Here Jacob Corzine teaches an elective course on the Erlangen Theology at the SELK Seminary in Oberursel, Germany.
Jacob Corzine is earning his doctoral degree at Humboldt University in Berlin, Germany. He is a member of the Lutheran Church—Missouri Synod (LCMS) and a pastoral candidate for the LCMS who has deferred his ordination until his studies are complete. Jacob graduated from Concordia Theological Seminary, Fort Wayne, IN in 2008. In Germany to finish his degree, Jacob worked with Regional Director of Eurasia, Rev. Dr. Brent Smith, in order to offer a course at the seminary of our partner church, the Independent Evangelical Lutheran Church (SELK).
“The summer semester at the Lutherische Theologische Hochschule, the seminary of the SELK in Oberursel, Germany, began in April and concluded in July,” says Jacob. During that time, Jacob taught an elective course on the Erlangen Theology, a topic closely related to his doctoral research. The six students in the class included not only this year’s LCMS exchange student, but also students from the Free Evangeleical Lutheran Synod in South Africa (FELSISA) and the SELK in Germany. Jacob writes that “over the course of the semester, the students have had the opportunity to study texts from a period of Confessional Lutheran revival in 19th-century Germany and consider carefully the efforts of these theologians to remain faithful to the Holy Scriptures and the Confessions of the Evangelical Lutheran Church.”
The Erlangen Theology was an attempt to work with the expectations of modern Western thinking while preserving the foundations of the Lutheran Confessions during a time when much of the church’s teaching and influence was waning or being called into question. The history and theology of this crucial time period greatly influence the context into which these future pastors will be called to proclaim the Gospel and hold fast to the faith. The class helped the students to critically examine their own time and how to speak the Gospel into it. Jacob writes, “In our last session, we had a long discussion about the importance not only of understanding the Gospel of Jesus Christ, but also about being aware of the ideas and movements within our day, so that we are better able to communicate the gospel. A look back at what we studied brought us to a reminder of the importance of not beginning to preach about ourselves or our own faith. Rather it must always be Jesus Christ who is proclaimed. That all Christians share this faith is definitely common ground, but the students are studying to learn to preach Christ. For me, this was a very satisfying conclusion to the semester.”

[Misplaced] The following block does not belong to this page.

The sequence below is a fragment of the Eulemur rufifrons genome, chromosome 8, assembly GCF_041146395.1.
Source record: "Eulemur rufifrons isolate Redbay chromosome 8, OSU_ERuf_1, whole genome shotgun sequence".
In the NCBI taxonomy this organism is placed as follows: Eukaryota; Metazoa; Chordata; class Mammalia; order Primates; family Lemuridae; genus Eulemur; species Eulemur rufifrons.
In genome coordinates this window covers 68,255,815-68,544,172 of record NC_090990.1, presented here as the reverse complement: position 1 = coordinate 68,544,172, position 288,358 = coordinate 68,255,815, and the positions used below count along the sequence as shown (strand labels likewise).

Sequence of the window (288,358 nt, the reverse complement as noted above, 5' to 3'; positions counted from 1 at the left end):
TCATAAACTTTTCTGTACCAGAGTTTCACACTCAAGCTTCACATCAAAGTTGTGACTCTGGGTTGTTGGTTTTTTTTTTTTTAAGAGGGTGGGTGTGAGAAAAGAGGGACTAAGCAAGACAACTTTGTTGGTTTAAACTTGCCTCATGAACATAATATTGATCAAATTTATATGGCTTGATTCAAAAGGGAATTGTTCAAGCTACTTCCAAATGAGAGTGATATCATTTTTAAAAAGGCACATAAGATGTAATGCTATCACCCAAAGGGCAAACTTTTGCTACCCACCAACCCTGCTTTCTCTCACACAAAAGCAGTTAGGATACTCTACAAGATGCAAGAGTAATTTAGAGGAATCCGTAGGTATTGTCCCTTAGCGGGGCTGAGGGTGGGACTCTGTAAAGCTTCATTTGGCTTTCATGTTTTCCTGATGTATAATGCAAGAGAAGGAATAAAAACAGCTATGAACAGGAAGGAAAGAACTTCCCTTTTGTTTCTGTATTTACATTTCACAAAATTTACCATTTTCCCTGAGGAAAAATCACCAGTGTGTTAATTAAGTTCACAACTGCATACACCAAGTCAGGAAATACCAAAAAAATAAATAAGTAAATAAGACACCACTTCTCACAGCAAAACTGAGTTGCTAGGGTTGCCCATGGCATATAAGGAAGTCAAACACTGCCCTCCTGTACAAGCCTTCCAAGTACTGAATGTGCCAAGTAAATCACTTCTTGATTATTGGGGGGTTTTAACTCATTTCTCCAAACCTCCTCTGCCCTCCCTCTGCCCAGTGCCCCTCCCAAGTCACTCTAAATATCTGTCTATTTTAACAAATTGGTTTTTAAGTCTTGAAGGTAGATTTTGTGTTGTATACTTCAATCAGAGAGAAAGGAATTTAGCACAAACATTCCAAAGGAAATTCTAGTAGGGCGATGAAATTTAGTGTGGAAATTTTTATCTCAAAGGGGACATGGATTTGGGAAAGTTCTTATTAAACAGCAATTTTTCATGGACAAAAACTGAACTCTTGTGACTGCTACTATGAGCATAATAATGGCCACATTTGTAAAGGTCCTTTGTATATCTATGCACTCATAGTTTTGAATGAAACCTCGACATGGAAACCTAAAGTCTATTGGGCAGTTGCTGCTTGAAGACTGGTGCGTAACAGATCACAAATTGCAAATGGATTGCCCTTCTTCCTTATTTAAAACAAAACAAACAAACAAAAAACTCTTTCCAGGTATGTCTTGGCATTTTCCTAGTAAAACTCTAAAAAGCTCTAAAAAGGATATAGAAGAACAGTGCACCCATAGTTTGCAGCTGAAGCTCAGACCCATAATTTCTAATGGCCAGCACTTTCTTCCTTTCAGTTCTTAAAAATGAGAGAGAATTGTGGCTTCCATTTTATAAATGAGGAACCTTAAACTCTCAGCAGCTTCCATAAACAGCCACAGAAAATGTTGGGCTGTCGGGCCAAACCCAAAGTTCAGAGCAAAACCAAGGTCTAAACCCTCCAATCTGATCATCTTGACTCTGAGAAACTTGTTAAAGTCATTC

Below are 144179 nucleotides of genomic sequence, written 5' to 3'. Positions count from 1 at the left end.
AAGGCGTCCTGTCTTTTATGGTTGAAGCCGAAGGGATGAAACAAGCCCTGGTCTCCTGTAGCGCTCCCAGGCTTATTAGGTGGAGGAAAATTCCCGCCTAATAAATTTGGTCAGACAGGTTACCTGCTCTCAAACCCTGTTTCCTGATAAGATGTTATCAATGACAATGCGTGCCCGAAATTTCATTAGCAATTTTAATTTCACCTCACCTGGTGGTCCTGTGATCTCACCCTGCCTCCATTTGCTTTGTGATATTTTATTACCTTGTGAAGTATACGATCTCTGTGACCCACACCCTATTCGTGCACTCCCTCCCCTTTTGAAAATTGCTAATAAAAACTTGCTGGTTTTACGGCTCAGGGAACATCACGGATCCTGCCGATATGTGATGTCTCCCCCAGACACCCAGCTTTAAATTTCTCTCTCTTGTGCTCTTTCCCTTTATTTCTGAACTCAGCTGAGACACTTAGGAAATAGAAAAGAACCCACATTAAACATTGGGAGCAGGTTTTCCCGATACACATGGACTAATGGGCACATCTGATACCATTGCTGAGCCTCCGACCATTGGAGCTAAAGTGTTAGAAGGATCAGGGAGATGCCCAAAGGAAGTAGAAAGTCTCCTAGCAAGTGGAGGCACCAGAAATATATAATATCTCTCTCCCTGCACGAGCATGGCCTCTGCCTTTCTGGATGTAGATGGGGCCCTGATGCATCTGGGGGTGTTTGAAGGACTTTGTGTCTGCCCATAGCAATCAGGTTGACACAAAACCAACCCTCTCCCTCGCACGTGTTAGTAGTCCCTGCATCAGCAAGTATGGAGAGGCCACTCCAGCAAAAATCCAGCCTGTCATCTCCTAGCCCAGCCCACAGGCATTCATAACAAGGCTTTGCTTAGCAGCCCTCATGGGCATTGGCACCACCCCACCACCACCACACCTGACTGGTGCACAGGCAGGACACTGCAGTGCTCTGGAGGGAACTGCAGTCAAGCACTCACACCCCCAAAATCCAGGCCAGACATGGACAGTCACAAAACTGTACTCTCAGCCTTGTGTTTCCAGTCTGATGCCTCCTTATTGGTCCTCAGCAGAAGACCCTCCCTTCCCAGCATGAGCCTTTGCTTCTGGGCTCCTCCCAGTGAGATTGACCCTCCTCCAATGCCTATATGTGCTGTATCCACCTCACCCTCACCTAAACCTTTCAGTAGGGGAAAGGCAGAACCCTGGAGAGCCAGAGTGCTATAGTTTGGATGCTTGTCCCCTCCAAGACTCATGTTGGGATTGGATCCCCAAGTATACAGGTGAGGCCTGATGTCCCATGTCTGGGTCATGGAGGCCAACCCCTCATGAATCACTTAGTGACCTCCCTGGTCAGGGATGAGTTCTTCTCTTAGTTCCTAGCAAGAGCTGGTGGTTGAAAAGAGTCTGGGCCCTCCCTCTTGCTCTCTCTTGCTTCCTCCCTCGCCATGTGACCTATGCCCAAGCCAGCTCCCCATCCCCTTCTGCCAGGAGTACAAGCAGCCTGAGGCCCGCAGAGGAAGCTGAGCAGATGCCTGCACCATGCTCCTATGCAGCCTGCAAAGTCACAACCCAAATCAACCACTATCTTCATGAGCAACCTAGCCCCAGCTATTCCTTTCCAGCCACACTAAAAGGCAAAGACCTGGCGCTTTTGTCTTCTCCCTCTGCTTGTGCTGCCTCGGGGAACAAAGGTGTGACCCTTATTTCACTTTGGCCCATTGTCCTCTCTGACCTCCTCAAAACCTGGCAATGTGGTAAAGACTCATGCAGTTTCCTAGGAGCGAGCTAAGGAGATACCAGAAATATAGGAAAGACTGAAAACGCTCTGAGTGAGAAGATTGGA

- Pray for Jacob Corzine as he works toward his doctoral degree.
- Pray for the students of the Lutherische Theologische Hochschule that their studies may go well, and they may stay firm in the faith.
- Learn more about our partner church’s seminary by following this link.
- Learn more about Theological Education around the Eurasia region at this link.